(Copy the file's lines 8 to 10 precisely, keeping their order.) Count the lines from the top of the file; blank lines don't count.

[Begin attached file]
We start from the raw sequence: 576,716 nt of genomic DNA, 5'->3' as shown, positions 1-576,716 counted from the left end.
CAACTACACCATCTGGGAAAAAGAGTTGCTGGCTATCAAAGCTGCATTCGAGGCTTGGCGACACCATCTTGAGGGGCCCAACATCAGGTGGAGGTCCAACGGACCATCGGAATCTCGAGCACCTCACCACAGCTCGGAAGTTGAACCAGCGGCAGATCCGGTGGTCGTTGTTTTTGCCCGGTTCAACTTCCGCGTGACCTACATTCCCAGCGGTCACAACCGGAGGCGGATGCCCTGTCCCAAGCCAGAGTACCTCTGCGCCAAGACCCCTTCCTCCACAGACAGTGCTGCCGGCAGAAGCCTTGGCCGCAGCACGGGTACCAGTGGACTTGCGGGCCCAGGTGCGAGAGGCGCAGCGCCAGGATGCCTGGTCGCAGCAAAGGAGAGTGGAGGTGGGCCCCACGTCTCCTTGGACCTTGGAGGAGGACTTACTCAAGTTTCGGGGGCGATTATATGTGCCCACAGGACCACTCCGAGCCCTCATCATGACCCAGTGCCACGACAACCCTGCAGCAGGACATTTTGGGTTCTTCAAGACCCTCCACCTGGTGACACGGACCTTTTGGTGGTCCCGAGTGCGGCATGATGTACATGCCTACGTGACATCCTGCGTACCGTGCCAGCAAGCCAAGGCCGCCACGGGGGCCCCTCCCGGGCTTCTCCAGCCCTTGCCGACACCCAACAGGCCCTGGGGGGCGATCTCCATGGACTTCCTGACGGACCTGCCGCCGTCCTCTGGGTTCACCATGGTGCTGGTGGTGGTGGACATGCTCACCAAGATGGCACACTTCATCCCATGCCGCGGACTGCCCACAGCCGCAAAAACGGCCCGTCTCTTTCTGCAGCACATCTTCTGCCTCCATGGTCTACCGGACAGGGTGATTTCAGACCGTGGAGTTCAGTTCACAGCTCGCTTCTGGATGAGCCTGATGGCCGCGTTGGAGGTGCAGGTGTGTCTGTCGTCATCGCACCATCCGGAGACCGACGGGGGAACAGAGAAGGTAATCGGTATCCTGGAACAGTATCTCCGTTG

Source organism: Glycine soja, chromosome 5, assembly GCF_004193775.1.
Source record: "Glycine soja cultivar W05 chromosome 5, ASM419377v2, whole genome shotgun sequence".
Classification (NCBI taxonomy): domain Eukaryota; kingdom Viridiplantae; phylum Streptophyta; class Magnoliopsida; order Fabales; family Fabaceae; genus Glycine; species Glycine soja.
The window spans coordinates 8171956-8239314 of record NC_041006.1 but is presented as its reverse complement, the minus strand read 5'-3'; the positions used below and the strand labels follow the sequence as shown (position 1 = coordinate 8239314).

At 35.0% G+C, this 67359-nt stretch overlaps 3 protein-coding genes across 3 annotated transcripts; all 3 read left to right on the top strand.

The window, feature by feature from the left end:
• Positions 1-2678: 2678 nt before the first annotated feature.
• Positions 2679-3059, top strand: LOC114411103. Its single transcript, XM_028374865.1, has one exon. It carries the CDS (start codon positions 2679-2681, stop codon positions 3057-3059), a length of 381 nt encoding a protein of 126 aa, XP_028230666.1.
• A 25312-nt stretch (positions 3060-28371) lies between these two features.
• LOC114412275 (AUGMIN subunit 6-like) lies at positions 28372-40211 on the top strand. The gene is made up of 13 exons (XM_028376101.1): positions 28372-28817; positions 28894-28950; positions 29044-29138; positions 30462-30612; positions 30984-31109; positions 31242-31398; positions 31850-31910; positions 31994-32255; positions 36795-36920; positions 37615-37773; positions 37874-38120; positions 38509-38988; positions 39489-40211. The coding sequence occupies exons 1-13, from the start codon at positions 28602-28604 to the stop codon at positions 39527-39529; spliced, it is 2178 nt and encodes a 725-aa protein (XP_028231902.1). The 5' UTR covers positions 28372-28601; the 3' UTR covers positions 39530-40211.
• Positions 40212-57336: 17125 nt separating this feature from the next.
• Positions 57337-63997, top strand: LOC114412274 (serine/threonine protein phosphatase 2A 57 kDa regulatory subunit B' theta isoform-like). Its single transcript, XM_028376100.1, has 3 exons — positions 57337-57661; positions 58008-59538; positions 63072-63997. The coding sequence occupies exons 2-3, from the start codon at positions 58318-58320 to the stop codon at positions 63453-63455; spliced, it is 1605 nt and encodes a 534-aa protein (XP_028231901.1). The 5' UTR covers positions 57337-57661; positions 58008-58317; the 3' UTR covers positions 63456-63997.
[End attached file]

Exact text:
The window, feature by feature from the left end:
• Positions 1-2678: 2678 nt before the first annotated feature.
• Positions 2679-3059, top strand: LOC114411103. Its single transcript, XM_028374865.1, has one exon. It carries the CDS (start codon positions 2679-2681, stop codon positions 3057-3059), a length of 381 nt encoding a protein of 126 aa, XP_028230666.1.